John Orozco

Gymnast John Orozco set to return from major knee injury

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Reigning U.S. all-around gymnastics champion John Orozco will compete for the first time since the London Olympics this weekend.

Orozco and Olympic all-around bronze medalist Danell Leyva lead the field at a national qualifier in Colorado Springs, Colo., on Saturday and Sunday.

Their eyes are on the U.S. championships Aug. 15-18 in Hartford, Conn. At least 14 gymnasts from more than 70 will clinch berths for nationals based on a points ranking system.

The already qualified Orozco, 20, suffered a torn left ACL and associated meniscus damage on a parallel bars dismount during a post-Olympic USA Gymnastics tour in October. It’s the second major rehab for Orozco, who tore an Achilles in 2010.

Orozco will only compete in four events this weekend — high bar, parallel bars, pommel horse and still rings. He expects to be cleared to do full floor exercise and vault training in anticipation of doing all six events at nationals.

“It’s a competition to get back in shape and see where I’m at in competition, to get back into it instead of nationals being my first competition back,” Orozco said by telephone from Colorado Springs.

Orozco said his rehab and recovery from Nov. 9 surgery have gone to plan. He returned to gymnastics apparatus in February and started doing full skills about a month later.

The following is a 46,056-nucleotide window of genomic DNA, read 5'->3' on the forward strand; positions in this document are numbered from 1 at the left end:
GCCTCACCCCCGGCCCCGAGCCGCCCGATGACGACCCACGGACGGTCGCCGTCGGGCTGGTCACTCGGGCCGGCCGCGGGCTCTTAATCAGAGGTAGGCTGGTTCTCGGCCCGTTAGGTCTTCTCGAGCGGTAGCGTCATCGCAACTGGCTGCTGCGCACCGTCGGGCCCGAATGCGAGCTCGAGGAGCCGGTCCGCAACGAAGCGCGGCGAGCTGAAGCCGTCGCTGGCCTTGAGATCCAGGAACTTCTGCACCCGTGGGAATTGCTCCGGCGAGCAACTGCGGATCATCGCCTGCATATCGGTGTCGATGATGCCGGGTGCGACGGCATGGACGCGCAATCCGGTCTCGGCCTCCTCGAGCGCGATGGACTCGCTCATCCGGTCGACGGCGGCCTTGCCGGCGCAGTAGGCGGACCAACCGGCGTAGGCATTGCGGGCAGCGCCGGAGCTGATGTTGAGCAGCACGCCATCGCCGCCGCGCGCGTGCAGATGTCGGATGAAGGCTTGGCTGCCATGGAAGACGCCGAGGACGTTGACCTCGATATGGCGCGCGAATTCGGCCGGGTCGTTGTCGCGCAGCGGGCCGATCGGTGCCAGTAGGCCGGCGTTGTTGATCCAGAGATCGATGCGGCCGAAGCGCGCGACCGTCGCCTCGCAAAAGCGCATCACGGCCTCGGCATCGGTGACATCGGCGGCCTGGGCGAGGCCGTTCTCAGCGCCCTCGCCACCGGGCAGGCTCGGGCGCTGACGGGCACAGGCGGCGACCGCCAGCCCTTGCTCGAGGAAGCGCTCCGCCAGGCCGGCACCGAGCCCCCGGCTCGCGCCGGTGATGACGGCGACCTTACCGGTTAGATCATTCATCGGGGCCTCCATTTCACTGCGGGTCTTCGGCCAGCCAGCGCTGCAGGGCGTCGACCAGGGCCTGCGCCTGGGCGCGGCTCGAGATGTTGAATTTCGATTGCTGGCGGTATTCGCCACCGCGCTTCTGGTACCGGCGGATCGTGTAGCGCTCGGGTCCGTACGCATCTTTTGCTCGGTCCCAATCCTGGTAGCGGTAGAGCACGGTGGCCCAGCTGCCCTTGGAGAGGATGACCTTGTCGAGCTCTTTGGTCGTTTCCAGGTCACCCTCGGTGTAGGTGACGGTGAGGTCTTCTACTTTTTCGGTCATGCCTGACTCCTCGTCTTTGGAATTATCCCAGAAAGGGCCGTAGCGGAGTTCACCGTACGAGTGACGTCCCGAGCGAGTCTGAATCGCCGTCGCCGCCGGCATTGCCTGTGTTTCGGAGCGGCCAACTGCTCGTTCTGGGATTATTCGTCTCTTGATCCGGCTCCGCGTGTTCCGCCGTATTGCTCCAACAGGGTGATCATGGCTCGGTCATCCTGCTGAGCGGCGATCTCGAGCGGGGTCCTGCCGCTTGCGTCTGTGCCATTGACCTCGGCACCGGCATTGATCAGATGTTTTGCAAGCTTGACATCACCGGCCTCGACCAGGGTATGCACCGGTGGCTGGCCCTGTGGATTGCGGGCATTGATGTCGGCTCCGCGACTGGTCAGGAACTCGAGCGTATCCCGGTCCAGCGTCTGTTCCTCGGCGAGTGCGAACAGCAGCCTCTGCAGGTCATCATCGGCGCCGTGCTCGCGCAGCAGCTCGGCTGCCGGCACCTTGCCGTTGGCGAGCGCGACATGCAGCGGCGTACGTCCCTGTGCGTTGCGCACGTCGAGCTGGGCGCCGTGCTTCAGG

The Bronx native learned from the previous Achilles injury not to dwell on the fact he would be out a prolonged period. He said, this time, the biggest disappointment was merely not being able to finish the tour with his teammates.

“I didn’t think it was that bad when I first hurt myself because I was able to walk away from it,” Orozco said of the October injury. “A few hours later … I knew that I was going to be out quite a while. I was thinking about how I could make (the rehab) go by faster, mentally preparing to get myself out of this depression you hit when you get injured and are out for a while.”

Orozco said he never thought about taking all of 2013 off, like so many Olympians have done who weren’t injured. He’s eager to compete yet has set modest goals. Rather than racking up more medals, he’s focused on making the national team and reaching the world championships in Antwerp, Belgium, in September and October.

“I’m not trying to give myself too many expectations,” he said. “I’m not going to be too hard on myself if my plans don’t work out.”

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Lara Gut wins Lake Louise super-G, closes gap on Mikaela Shiffrin

SOELDEN, AUSTRIA - OCTOBER 22: Lara Gut of Switzerland takes 1st place during the Audi FIS Alpine Ski World Cup Women's Giant Slalom on October 22, 2016 in Soelden, Austria (Photo by Michel Cottin/Agence Zoom/Getty Images)
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The early portion of the Alpine skiing season indicates the battle for the women’s World Cup overall title could be very close between Lara Gut and Mikaela Shiffrin.

Gut stated her case again Sunday, winning a super-G in Lake Louise, Alberta, picking up 100 points and drawing to within 28 of the leader Shiffrin in the standings. They are through seven of a scheduled 37 races.